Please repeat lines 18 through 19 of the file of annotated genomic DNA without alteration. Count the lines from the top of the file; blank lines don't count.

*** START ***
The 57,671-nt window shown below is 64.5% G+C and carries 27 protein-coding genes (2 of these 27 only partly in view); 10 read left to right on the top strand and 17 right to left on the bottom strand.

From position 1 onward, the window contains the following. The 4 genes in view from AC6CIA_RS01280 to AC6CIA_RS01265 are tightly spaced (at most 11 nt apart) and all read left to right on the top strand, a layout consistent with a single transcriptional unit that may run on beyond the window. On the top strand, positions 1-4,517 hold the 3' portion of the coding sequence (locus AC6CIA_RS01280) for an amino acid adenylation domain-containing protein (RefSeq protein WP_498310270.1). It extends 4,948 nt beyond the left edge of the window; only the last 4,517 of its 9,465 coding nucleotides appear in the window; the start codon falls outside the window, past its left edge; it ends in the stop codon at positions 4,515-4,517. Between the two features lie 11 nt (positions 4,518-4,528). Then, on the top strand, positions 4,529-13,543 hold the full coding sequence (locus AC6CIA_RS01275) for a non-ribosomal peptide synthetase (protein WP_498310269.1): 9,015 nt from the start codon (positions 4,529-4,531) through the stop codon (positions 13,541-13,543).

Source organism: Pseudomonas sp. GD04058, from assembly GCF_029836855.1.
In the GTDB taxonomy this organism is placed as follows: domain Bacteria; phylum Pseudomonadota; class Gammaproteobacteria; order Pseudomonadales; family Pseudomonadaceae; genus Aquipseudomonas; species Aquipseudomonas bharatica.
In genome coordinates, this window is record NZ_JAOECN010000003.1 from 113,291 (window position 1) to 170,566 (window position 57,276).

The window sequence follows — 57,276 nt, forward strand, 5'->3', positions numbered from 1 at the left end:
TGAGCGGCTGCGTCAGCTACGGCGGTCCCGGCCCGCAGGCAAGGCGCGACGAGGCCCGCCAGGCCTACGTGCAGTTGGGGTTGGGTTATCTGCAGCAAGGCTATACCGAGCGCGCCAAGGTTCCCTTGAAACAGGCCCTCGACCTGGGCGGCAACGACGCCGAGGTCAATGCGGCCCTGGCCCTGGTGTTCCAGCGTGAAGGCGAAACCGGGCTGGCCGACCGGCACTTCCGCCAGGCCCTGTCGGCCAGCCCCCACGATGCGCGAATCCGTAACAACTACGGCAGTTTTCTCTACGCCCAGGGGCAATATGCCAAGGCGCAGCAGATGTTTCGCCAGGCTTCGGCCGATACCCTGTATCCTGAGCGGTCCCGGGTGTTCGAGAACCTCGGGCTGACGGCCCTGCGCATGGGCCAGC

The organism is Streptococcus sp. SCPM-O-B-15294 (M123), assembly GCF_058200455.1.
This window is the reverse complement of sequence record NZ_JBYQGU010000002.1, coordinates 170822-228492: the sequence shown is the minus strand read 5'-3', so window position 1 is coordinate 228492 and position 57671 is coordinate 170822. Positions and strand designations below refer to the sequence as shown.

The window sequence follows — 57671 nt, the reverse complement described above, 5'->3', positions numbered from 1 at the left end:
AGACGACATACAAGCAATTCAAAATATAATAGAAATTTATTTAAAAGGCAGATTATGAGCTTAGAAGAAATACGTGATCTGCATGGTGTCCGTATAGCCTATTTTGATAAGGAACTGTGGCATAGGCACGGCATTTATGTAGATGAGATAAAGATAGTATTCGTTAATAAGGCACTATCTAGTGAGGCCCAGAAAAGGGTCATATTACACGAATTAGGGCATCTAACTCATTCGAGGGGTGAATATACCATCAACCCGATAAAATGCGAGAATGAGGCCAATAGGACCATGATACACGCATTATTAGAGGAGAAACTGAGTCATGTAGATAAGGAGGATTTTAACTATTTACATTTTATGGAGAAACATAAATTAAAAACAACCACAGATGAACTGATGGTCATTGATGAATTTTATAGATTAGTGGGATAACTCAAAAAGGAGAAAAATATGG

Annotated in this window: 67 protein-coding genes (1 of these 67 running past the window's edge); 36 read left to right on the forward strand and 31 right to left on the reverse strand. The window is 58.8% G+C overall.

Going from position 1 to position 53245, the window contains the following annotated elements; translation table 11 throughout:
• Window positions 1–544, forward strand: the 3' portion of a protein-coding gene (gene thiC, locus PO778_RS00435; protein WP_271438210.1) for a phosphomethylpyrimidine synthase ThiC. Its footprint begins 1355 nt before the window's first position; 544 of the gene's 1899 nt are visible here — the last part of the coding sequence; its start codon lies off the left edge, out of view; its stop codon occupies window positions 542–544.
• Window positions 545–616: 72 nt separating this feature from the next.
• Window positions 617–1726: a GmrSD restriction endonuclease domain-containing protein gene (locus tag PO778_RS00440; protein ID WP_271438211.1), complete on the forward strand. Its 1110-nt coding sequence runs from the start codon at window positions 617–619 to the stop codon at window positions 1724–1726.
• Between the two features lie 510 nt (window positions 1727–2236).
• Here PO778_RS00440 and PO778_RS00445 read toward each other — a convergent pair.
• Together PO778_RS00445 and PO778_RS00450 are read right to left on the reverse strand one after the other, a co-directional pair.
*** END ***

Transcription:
• Here PO778_RS00440 and PO778_RS00445 read toward each other — a convergent pair.
• Together PO778_RS00445 and PO778_RS00450 are read right to left on the reverse strand one after the other, a co-directional pair.